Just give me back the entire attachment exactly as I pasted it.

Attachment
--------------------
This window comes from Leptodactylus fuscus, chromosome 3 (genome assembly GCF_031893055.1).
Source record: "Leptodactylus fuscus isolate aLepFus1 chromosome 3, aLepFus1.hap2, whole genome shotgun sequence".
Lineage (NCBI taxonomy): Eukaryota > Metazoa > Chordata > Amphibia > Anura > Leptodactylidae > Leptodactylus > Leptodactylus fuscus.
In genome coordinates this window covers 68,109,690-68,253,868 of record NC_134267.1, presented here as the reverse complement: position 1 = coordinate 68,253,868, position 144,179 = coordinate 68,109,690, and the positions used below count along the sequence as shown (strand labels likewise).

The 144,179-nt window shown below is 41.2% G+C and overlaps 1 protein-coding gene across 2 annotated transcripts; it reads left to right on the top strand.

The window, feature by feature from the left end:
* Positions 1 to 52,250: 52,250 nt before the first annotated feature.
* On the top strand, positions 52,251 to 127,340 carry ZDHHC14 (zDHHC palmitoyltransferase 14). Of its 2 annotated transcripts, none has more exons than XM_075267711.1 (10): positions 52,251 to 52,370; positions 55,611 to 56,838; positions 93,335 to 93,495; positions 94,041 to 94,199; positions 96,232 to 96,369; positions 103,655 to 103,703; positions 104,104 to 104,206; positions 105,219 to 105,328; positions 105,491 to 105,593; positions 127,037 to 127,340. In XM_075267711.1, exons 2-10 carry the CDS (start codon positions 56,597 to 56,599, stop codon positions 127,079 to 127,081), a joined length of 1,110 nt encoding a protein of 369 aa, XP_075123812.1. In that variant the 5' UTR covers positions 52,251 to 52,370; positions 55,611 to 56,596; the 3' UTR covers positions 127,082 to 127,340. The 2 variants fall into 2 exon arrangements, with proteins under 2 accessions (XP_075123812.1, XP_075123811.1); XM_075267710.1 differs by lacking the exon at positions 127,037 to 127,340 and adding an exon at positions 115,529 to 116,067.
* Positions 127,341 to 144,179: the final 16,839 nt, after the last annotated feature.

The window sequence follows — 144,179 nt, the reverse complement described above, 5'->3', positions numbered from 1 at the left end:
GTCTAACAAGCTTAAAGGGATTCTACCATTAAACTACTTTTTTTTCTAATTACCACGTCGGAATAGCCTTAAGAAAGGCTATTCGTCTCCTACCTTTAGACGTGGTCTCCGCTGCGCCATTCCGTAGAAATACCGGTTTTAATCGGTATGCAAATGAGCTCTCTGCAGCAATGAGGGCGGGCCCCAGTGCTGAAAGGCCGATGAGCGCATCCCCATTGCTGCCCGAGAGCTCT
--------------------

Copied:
This window comes from Leptodactylus fuscus, chromosome 3 (genome assembly GCF_031893055.1).
Source record: "Leptodactylus fuscus isolate aLepFus1 chromosome 3, aLepFus1.hap2, whole genome shotgun sequence".
Lineage (NCBI taxonomy): Eukaryota > Metazoa > Chordata > Amphibia > Anura > Leptodactylidae > Leptodactylus > Leptodactylus fuscus.
In genome coordinates this window covers 68,109,690-68,253,868 of record NC_134267.1, presented here as the reverse complement: position 1 = coordinate 68,253,868, position 144,179 = coordinate 68,109,690, and the positions used below count along the sequence as shown (strand labels likewise).

The 144,179-nt window shown below is 41.2% G+C and overlaps 1 protein-coding gene across 2 annotated transcripts; it reads left to right on the top strand.

The window, feature by feature from the left end:
* Positions 1 to 52,250: 52,250 nt before the first annotated feature.
* On the top strand, positions 52,251 to 127,340 carry ZDHHC14 (zDHHC palmitoyltransferase 14). Of its 2 annotated transcripts, none has more exons than XM_075267711.1 (10): positions 52,251 to 52,370; positions 55,611 to 56,838; positions 93,335 to 93,495; positions 94,041 to 94,199; positions 96,232 to 96,369; positions 103,655 to 103,703; positions 104,104 to 104,206; positions 105,219 to 105,328; positions 105,491 to 105,593; positions 127,037 to 127,340. In XM_075267711.1, exons 2-10 carry the CDS (start codon positions 56,597 to 56,599, stop codon positions 127,079 to 127,081), a joined length of 1,110 nt encoding a protein of 369 aa, XP_075123812.1. In that variant the 5' UTR covers positions 52,251 to 52,370; positions 55,611 to 56,596; the 3' UTR covers positions 127,082 to 127,340. The 2 variants fall into 2 exon arrangements, with proteins under 2 accessions (XP_075123812.1, XP_075123811.1); XM_075267710.1 differs by lacking the exon at positions 127,037 to 127,340 and adding an exon at positions 115,529 to 116,067.
* Positions 127,341 to 144,179: the final 16,839 nt, after the last annotated feature.

The window sequence follows — 144,179 nt, the reverse complement described above, 5'->3', positions numbered from 1 at the left end:
GTCTAACAAGCTTAAAGGGATTCTACCATTAAACTACTTTTTTTTCTAATTACCACGTCGGAATAGCCTTAAGAAAGGCTATTCGTCTCCTACCTTTAGACGTGGTCTCCGCTGCGCCATTCCGTAGAAATACCGGTTTTAATCGGTATGCAAATGAGCTCTCTGCAGCAATGAGGGCGGGCCCCAGTGCTGAAAGGCCGATGAGCGCATCCCCATTGCTGCCCGAGAGCTCT